Sharks: From Predator to Prey
Every year an estimated 100 million sharks are killed for the sole purpose of their fins. When sharks are caught, the fishermen who make the catch will often practice what is known as shark finning. In this practice, a fisherman will haul the shark onto the boat, cut off the shark’s fins, and toss the shark back into the water. Tossing the shark back into the water is mainly done due to the value of the shark fin being worth much more than the rest of the shark’s body. Shark fins are often used in the making of shark fin soup which gives the fins a value of up to $500 a pound, despite the fact that the shark fin doesn’t actually have any taste to it or add any nutritional value.
This practice is both inhumane and unsustainable to the shark population. When the shark’s fins are removed and they are tossed back into the water, the sharks are often still alive. However, without their fins, sharks are unable to swim properly and die in agony from either suffocation, blood loss, or predation. In addition to the animal cruelty that this practice entails, the use of shark finning is also unsustainable to the shark population. Moreover, it has caused the shark population to be in a rapid decline. Sharks grow slowly, take many years to mature, and over their lifetime produce relatively few offspring. So when these characteristics are combined, it makes it very difficult to balance the number of sharks that are killed annually for their fins. Many shark species are in decline due to shark finning, for there is a loss of about 6 to 8 percent of all sharks annually. At this rate, it cannot be sustained by populations that typically only increase by about 5 percent a year.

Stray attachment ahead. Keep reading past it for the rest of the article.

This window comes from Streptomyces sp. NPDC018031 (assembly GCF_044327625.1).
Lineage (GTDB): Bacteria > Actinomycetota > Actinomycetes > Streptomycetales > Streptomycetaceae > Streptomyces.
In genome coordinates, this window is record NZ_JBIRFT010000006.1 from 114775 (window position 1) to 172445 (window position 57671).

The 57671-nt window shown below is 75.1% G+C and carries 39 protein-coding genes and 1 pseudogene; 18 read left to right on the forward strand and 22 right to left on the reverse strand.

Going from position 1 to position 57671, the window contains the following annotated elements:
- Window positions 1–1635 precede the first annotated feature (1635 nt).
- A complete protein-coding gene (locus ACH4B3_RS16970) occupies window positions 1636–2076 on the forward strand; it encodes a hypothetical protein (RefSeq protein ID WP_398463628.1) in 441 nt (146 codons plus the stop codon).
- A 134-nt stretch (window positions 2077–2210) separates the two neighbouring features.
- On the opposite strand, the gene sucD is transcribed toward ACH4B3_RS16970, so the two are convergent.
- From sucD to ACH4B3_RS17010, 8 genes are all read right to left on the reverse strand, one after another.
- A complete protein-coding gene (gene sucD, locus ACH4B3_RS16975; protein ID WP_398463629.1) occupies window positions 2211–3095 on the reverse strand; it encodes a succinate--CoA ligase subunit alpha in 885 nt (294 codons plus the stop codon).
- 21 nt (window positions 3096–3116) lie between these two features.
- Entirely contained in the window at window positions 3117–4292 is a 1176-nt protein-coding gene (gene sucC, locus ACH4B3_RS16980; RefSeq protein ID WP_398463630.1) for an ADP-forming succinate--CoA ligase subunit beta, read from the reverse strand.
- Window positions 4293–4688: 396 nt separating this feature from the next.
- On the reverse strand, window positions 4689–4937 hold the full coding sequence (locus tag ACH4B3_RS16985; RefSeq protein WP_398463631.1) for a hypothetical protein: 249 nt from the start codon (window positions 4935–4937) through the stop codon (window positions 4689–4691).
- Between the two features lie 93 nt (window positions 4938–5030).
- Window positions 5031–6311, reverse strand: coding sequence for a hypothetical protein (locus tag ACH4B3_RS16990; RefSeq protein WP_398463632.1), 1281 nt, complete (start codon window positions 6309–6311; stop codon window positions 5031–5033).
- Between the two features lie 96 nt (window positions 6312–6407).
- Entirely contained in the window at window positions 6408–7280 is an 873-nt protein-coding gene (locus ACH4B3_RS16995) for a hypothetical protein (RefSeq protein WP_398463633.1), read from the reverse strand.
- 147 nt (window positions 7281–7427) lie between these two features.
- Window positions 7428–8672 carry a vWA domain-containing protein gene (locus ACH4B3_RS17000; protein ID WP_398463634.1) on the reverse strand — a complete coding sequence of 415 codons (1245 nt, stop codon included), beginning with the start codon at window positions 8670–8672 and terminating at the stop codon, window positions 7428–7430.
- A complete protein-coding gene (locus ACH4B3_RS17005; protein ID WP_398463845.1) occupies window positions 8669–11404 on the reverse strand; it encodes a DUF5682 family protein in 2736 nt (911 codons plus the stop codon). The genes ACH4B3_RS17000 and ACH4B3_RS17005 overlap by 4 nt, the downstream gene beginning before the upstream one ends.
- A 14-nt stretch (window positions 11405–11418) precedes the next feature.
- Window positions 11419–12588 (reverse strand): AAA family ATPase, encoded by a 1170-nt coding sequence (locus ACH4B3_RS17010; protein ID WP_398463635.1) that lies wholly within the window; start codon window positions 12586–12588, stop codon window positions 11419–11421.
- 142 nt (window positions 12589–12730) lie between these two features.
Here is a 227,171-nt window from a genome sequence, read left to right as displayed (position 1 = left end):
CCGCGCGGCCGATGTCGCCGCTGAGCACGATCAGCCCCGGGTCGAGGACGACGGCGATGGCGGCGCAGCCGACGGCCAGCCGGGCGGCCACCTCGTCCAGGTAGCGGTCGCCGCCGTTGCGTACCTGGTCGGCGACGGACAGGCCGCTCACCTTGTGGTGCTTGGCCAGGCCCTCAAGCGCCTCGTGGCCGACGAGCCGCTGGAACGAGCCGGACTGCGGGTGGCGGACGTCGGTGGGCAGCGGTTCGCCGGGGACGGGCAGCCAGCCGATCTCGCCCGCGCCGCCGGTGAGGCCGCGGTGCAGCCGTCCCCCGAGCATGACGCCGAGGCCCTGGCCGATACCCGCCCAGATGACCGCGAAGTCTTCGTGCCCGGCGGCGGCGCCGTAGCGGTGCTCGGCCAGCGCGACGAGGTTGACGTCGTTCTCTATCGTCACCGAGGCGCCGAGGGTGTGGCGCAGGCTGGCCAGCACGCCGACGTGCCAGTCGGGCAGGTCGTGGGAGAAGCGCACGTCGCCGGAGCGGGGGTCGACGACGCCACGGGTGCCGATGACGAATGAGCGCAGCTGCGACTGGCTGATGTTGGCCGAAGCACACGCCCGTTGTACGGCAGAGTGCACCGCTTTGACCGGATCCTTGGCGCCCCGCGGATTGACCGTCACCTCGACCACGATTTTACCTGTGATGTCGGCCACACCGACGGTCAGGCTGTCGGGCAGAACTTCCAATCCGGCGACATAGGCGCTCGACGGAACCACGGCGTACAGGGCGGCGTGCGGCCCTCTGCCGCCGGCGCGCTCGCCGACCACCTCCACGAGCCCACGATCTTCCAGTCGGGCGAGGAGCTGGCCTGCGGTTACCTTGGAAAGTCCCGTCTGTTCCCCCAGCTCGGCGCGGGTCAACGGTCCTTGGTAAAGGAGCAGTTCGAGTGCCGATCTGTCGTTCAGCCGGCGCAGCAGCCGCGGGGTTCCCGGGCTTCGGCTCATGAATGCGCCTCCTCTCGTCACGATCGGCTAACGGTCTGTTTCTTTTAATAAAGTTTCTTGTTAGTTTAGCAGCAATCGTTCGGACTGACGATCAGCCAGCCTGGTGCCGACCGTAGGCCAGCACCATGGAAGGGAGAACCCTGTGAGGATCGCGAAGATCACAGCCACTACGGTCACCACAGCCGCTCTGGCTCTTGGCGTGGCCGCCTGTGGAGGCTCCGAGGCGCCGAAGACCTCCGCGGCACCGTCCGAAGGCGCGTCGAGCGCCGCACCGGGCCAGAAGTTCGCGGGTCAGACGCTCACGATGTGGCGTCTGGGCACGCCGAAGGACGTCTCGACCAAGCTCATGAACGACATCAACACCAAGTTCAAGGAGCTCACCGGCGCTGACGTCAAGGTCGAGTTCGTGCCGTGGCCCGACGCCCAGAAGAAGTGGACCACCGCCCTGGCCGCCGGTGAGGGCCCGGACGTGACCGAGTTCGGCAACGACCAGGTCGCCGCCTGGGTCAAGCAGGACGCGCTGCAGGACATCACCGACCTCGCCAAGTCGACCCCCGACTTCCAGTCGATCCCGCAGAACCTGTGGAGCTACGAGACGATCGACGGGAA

During the past decade, changes have started being made in an effort to conserve sharks around the world and help their populations increase. In Asia, where there was once a large demand for shark fin soup, public awareness of the cruel practice of shark finning and the devastating drops to the shark population has led to a decline in the demand for soup, and thus a decline in the price of shark fins. The Chinese government banned the serving of shark fin soup at official functions in 2013, multiple large hotels have taken shark fin soup off the menu and a growing list of airlines are refusing to transport shark fins in response to the new found knowledge of the animal cruelty. Since 1994, 22 countries have placed domestic regulations on shark finning. This can be attributed to both conservation efforts along with the economic benefits that shark ecotourism has brought. While there have been victories in some areas and some shark populations are beginning to increase in various parts of the world, there is still much more work that has to be done to help all shark populations rise to a healthy level.
Fairclough, Caty. “Shark Finning: Sharks Turned Prey.” Shark Finning: Sharks Turned Prey, Smithsonian Ocean, Aug. 2013, ocean.si.edu/ocean-life/sharks-rays/shark-finning-sharks-turned-prey.
Knowlton, Nancy, and Wendy Benchley. “The State of Sharks, 40 Years After Jaws.” The State of Sharks, 40 Years After Jaws, SmithsonianMag.com, 11 Aug. 2014, ocean.si.edu/ocean-life/sharks-rays/state-sharks-40-years-after-jaws.
“Shark Finning.” Humane Society International, www.hsi.org/issues/shark-finning/.
Rebecca Schurr, Intern at Cape May Whale Watch and Research Center
University of Delaware ’21